In a small bowl, macerate using a muddle or the handle-end of a wooden spoon:
1 garlic clove, minced
1/4 teaspoon salt
Love it or hate it, pumpkin pie is the quintessential Thanksgiving dessert. I, for one, have always been a fan of its bright orange hue, its custardy texture, and its affinity for whipped cream and mulled cider.
However, pumpkin pie has come to suffer over the years from standardization. Most cooks I know make pumpkin pie almost begrudgingly, and when it comes out of the oven a gummy and mediocre dish, it is chalked up to inevitability--"pumpkin pie is just like that."
However, as we cooks know, sometimes a little improvisation on the original is needed to take a dish to the next level. Why should we simply ride on the aching backs of our forebears, when there may be a better way to a similar end? As JOY so succinctly quotes in the invocation to the 1964 and 1975 editions, "That which thy fathers have bequeathed to thee, earn it anew if thou wouldst possess it. --Goethe: Faust."
Pumpkin pie is no different. "The ultimate" pumpkin pie remains to be seen, and so we need not hold sacred the old canned-pumpkin-condensed-milk version that is printed so appealingly on the backs of millions of cans of pumpkin each year.
In truth, there is something funny about canned pumpkin--its flavor is more pumpkin-y than pumpkin, and it has a strangely thick texture. If you've ever roasted a pumpkin at home, you know that pumpkins are quite watery, and the flesh is often a more golden color than what finds its way into cans. My best guess is that the breed of pumpkin has something to do with this, although I can't be sure.
In any case, it is high time that we renovate the beloved pumpkin pie to make it a thing worth having in its own right, and not simply as an inevitable component to Thanksgiving.
Over the course of autumn, I have roasted a number of butternut squashes and pumpkins. The farmer's market has been rife with them, and I have a weakness for their wonderful flavors, not to mention their shapely forms. After roasting so many of these cucurbits, I was able to make a few observations. One, butternut squashes do not tend to exude liquid while they cook. Pumpkins, however, have turned my roasting pans into pumpkin juice swamps a number of times, making it very difficult to remove the pan from the oven without sloshing steaming hot, orange-tinted liquid everywhere.
Two, butternut squash flesh is very dense, having an almost custardy texture when cooked. Pumpkin, on the other hand, tends to be grainy and slushy. Three, butternut squash has a very distinct, sweet flavor, while pumpkin more closely resembles other squashes.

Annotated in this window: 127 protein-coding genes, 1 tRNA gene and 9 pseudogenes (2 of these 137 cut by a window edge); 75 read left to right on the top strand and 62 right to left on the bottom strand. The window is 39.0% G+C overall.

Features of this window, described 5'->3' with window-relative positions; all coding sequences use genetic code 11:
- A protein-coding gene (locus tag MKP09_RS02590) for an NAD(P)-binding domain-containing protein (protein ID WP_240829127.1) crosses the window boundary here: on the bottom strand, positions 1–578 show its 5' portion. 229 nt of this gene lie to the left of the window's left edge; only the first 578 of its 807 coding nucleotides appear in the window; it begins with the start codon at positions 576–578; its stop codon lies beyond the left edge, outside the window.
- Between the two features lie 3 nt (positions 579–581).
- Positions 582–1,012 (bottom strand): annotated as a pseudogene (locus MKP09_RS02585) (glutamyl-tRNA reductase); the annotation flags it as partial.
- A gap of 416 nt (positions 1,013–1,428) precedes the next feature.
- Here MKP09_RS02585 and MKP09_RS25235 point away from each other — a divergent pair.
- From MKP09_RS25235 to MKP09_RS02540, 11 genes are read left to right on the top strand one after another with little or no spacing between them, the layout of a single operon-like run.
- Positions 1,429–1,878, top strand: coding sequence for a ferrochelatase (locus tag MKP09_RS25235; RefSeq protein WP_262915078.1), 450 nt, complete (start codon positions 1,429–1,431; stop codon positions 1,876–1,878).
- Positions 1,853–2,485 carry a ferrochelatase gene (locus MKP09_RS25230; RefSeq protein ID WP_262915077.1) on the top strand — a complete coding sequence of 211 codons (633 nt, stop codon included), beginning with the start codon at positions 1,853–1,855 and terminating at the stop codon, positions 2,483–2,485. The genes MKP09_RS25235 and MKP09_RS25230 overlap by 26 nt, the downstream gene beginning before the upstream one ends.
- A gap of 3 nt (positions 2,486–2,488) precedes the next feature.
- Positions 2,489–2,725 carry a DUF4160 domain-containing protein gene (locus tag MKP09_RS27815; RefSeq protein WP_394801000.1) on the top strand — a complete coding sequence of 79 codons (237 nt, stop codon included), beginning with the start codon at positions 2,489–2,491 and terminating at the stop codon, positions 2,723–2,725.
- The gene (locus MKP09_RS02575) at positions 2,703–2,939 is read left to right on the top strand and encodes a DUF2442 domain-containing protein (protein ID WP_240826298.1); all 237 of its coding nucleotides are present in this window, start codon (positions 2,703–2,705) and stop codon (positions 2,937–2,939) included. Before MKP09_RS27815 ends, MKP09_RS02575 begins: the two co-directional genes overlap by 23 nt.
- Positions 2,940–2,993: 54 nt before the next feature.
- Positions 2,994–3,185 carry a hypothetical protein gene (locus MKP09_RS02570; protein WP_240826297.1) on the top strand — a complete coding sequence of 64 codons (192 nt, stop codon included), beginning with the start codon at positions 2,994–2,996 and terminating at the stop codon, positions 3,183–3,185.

Taking these findings to heart, I decided that the best course of action was to make pumpkin pie minus the pumpkin. As it turns out, butternut squash is better suited to the making of pies than pumpkin is. This is less of a criticism than a culinary fact. Of course, using canned pumpkin negates this issue, but if you want to make a from-scratch "pumpkin" pie, I advise you to use butternut squash.
The base of my recipe is directly from JOY. I have updated it slightly, though, to make my ideal "pumpkin" pie. I have included several substitutions, however, in case you are more of a traditionalist. I must say, though, you will not be sorry that you made this modern take on pumpkin pie.
Other articles you might enjoy: Chorizo Dressing, Whole Cranberry Sauce With Dijon and Walnuts, Puréed Cauliflower With Caramelized Shallots and Fried Sage, Duxelles Gravy, Pressure Cooker Chicken Stock, Turned Roast Turkey With Herbs and Gravy, Brussels Sprout Slaw With Spiced Yogurt Dressing, Caramelized Brussels Sprouts
If making your crust from scratch, which I highly recommend (it is Thanksgiving, after all!), please review my Let Them Eat Pie series. You may also use plain old canned pumpkin instead of butternut squash.
Roast the squash (this can be done up to 3 days ahead of time). Preheat the oven to 400˚F. Cut off the stem and blossom ends of:
1 large butternut squash (2 pounds)
Cut the squash in two, width-wise, to separate the long neck from the bulbous end where the seeds are. Then, cut each half of the squash in half again, lengthwise this time. Scoop the seeds out of the bulbous end. Place the quartered squash flesh-side down on a rimmed baking sheet lined with foil. Bake until completely tender, about 30 to 45 minutes.
When the squash is cool enough to handle, scoop out the flesh into a food processor or blender. Purée the squash until very smooth, stopping to scrape down the sides of the bowl as necessary.
1/2 recipe of my Basic All-Butter Crust
Roll the dough and transfer to a 9-inch pie pan. Chill for 30 minutes. Position a rack in the center of the oven. Preheat the oven to 425˚F.
Prick the dough all over with a fork, and line with parchment paper (I use this stuff--it makes removing the pie weights a snap, and it's reusable). Fill with pie weights or dried beans. Blind bake the crust until the edges start to brown, about 15 minutes. Reduce the oven temperature to 400˚F, remove the parchment and pie weights, and brush the crust with:
1 egg yolk, beaten
Return to the oven until the egg yolk has dried, about 5 minutes.
Make the filling. In a large bowl, whisk together:
2 cups cooked squash or pumpkin purée
1 1/2 cups coconut milk or cream, heavy cream, or evaporated milk
1/2 cup sugar
1/3 cup packed brown sugar
1 teaspoon ground cinnamon
1 teaspoon ground ginger
(1 teaspoon grated fresh ginger)
1/2 teaspoon grated nutmeg
(1/2 teaspoon ground cardamom)
1/4 teaspoon ground cloves or allspice
1/2 teaspoon salt
Pour the filling into the warm pie crust and bake until the center of the pie just barely jiggles when you shake it gently, about 45 minutes to 1 hour. Cool completely on a rack. The pie may be refrigerated for up to 2 days. Serve cold or at room temperature, accompanied with:
Whipped cream flavored with 2 tablespoons bourbon, if desired